Friday, June 06, 2008


I’m always surprised to see that often times people are riding multiple speed bikes and are completely clueless about how to use them. Then I realize that not everybody as the sacred knowledge to decipher these gears, shifters and all possible combinations. I can understand that all this can be a complete mystery to many of you, so let’s go ahead and solve it.

First off, I’ll explain what you have to work with, we’ll use the typical 3 gears in the front and 7 in the back to explain how to use your drivetrain effectively. On a multiple speed bike you have generally 3 gears in the front, called chain rings, and 6 to 8 in the back on the rear wheel. The front gears are controlled by the shifter on the left of the handle bar. The first one is the smallest and the easiest, it is often called the “granny gear”. That gear is typically used for climbing steep hills or getting people back on bikes like it did for me 16 years ago. The middle gear is the one that is used the most on flat surfaces while at cruising speed. The biggest and hardest gear is used when you are going downhill with the wind at your back.

Some of you more experienced riders reading this are probably going “what is he talking about?”. Remember that I am addressing the neophyte here and most people who get back on a bike don’t have the same legs as Lance Armstrong. Strong riders with many miles on their leg muscles can ride a bike from a dead stop using only the biggest gear or chainring. A newer or more casual cyclist would bust his/her knees doing this. So to recap, smallest gear = easy, middle gear = normal cruising, biggest gear = hard.

Now the front gears are used with the combination of the ones on the rear wheel that are controlled by the shifter on the right side of the handlebars. In this case, the logic is reversed, the first and biggest gear being the easiest and the last and smallest being the hardest to pedal. I will list some combinations that will make your riding easier and you will see that although you might have a 24 speed bike, in reality you will effectively use about 5 or 6 of them.

Climbing a steep hill

1st or 2nd gear in the rear, first gear in the front.

Riding on a flat surface or slight incline

1st to last gear on the rear, middle or second gear in the front.

Riding downhill

Last gear in the rear, 3rd or biggest gear in the front. (If you’re not scared. If so, stay in the middle gear)

If you are a new or recently returning cyclist with dead legs, you can stay on the smallest gear in the front and use all the gears on the rear wheel for all your riding. At some point you will develop more endurance and be able to move on to the middle one. Hardcore cyclists who ride thousands of miles a year will be able to do just about everything with the biggest gear only, but for the mere mortals like you and me, you should stick with the middle one.

One final note, always shift gears ahead of time. If you change gears while applying full power to the pedals, you take a chance of breaking your chain. Plan your shifts ahead of time and you’ll be ok. I hope I managed to explained this properly. Your comments and questions are, as usual, more than welcomed.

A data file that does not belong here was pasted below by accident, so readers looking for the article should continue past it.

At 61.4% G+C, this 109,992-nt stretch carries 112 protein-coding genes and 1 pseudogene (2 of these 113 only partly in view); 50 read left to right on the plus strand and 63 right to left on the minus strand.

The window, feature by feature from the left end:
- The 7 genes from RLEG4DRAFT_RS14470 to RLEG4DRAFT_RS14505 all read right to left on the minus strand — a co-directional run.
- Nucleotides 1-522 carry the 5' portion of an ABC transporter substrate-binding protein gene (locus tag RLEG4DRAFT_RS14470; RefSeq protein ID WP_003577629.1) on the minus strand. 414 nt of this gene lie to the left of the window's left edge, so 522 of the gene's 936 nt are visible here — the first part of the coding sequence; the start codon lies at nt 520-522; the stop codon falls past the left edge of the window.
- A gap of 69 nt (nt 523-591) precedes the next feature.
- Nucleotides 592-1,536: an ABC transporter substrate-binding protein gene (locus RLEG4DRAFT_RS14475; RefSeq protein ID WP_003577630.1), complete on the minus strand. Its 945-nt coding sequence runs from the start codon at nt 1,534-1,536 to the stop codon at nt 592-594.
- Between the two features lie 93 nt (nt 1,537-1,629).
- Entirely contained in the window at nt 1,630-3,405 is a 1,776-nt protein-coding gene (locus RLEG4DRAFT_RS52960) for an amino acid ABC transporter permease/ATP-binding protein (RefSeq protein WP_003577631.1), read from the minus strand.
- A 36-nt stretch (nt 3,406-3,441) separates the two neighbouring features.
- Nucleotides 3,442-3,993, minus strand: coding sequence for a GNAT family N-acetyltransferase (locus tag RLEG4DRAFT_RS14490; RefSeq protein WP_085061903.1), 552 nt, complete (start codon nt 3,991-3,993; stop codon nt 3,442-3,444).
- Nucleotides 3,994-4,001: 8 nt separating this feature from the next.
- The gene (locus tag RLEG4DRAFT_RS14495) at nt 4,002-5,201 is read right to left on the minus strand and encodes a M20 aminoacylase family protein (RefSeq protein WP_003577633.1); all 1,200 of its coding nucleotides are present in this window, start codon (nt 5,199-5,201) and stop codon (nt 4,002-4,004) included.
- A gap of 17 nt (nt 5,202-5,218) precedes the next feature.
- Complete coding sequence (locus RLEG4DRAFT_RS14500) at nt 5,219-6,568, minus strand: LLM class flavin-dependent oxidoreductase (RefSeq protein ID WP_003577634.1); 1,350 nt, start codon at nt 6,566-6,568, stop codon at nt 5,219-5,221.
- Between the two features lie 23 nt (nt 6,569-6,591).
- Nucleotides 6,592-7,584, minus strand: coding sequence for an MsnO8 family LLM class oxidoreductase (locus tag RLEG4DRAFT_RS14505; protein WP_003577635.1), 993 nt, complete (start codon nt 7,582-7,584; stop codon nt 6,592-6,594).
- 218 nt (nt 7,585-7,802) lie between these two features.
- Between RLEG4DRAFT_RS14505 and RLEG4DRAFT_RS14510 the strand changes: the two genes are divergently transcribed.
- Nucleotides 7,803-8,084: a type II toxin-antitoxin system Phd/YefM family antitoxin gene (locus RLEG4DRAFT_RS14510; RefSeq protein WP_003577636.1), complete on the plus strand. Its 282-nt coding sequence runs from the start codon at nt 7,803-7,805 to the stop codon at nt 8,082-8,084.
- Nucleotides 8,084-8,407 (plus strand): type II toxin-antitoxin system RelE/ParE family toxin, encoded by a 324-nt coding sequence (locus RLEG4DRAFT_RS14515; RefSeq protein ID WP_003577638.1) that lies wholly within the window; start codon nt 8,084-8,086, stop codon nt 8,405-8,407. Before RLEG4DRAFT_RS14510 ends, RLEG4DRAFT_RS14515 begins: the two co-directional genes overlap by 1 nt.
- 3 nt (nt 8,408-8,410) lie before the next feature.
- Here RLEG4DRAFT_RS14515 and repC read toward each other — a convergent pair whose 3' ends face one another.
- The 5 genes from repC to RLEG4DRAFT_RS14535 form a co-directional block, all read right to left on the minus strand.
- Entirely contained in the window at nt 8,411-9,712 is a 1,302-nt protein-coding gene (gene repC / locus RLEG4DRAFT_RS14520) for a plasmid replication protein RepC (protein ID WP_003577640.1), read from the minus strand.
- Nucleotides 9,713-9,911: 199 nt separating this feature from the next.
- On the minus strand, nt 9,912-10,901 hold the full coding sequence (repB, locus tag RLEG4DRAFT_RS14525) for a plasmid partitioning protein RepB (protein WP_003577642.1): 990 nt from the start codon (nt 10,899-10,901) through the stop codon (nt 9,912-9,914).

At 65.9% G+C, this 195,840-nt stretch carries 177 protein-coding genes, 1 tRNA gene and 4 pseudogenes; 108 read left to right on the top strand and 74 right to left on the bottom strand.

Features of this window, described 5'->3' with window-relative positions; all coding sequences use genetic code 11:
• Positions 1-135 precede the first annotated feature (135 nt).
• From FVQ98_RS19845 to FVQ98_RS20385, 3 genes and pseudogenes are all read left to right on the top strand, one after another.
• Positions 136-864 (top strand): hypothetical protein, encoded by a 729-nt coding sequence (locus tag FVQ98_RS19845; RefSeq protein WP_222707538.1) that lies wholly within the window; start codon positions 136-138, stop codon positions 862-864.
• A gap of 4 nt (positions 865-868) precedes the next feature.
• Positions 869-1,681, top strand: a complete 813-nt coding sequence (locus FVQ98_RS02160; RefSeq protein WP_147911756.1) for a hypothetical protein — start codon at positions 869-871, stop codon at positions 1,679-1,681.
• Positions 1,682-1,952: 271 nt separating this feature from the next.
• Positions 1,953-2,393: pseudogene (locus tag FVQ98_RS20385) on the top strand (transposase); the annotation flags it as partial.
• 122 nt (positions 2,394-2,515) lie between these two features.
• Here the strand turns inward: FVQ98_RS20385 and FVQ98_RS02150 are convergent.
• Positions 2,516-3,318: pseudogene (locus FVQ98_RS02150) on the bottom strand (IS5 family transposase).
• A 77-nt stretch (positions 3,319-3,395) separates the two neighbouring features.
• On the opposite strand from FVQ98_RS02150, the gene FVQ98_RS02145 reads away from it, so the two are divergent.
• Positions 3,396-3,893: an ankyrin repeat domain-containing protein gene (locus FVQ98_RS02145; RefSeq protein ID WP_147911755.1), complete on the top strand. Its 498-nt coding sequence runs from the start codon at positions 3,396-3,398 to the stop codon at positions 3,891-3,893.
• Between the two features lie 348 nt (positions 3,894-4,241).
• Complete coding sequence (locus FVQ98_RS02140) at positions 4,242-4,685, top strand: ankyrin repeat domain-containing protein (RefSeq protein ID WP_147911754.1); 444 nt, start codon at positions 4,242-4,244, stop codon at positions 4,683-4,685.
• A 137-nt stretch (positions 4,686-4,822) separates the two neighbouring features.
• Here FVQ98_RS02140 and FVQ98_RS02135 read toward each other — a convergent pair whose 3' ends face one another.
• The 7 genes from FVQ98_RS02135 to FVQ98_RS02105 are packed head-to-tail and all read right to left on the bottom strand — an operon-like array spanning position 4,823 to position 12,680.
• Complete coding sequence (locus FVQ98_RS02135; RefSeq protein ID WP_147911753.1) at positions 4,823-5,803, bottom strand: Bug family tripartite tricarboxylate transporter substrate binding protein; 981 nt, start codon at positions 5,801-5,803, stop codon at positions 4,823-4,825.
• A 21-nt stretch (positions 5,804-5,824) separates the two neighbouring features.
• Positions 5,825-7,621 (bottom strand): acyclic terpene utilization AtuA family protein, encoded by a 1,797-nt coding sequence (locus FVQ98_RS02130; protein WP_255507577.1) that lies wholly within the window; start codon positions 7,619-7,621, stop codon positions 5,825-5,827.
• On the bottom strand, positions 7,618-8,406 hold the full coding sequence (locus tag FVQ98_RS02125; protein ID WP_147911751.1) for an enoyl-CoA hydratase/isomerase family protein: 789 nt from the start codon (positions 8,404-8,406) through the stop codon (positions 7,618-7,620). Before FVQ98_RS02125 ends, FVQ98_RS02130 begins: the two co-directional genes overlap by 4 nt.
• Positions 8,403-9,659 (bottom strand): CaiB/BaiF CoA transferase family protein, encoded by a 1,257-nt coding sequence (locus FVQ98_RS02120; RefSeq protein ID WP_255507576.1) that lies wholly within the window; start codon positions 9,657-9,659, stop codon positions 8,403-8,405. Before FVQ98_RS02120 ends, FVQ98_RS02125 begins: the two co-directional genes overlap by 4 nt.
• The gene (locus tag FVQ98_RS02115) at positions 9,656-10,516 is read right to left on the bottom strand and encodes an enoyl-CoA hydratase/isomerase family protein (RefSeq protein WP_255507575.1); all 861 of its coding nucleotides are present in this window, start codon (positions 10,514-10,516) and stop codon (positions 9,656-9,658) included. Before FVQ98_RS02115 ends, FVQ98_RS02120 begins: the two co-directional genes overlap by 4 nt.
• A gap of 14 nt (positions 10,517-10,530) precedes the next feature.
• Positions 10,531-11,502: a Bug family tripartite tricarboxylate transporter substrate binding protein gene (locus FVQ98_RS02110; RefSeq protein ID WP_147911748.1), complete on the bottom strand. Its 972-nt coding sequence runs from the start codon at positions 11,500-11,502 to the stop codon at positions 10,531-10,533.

Til next time, ride safe and Godspeed.

Gerry J


jaf said...

Very timely, Gerry! My lady friend has been using her multi-geared bike as a singlespeed because she's unsure of how to use the gears.

I could teach her, but. . .well, I could just link to your site instead. Thanks again.

Gerry Lauzon said...

jaf, I wasn't too sure about publishing this post and thanks to your comment I'm happy I did. Simple things sometimes are not.

Gerry :)

WestfieldWanderer said...

Not best to recommend using extreme combinations of gears, that is, biggest at the front and biggest at the back and vice versa. Too much "bending" of the chain and on some bikes tends to be noisy as the chain rubs along the front derailleur cage. Also tends to cause excessive wear on the whole system. Unnecessary too, as many of the gears on a derailleur system are duplicated in different settings and you would find roughly the same ratio in a less "wearing" setting.

Admittedly, all the above is very difficult to get across to a newbie, so perhaps that is why you advocate using all the rear gears in the "granny" ring?

Gerry Lauzon said...

Yes, the granny ring used in all gears is not the best as is using all the gears on the biggest chainring. But a new rider with dead legs will have a better time on the granny gear and he will be off of it in no time and back on the middle gear. It's just there for the time to rehabilitate his/her leg muscle. I totally agree with your comment, thanks for posting it.

Gerry :)

Anonymous said...

Gerry, just found your blog and am excited that the current entry is on gears! My parents just got me a re-fitted mountain bike, and as embarrassing as it is to say at 29, it's my first bike with a gearshift. I drive a stickshift car, so I'm OK with the shifting, but my gearshift seems to slip a lot. When I'm pedaling, the pedals will lose their tension and kind of 'skip'. It makes hills and standing up to pedal kind of a risky affair, since I'm in a high-traffic area and lose balance when it happens. Is this an issue with the chain, or the gearshift? Is there a way for me to fix this on my own, or should I bring it to a shop? Sorry for such a long and specific question, and thanks for any help you can offer me.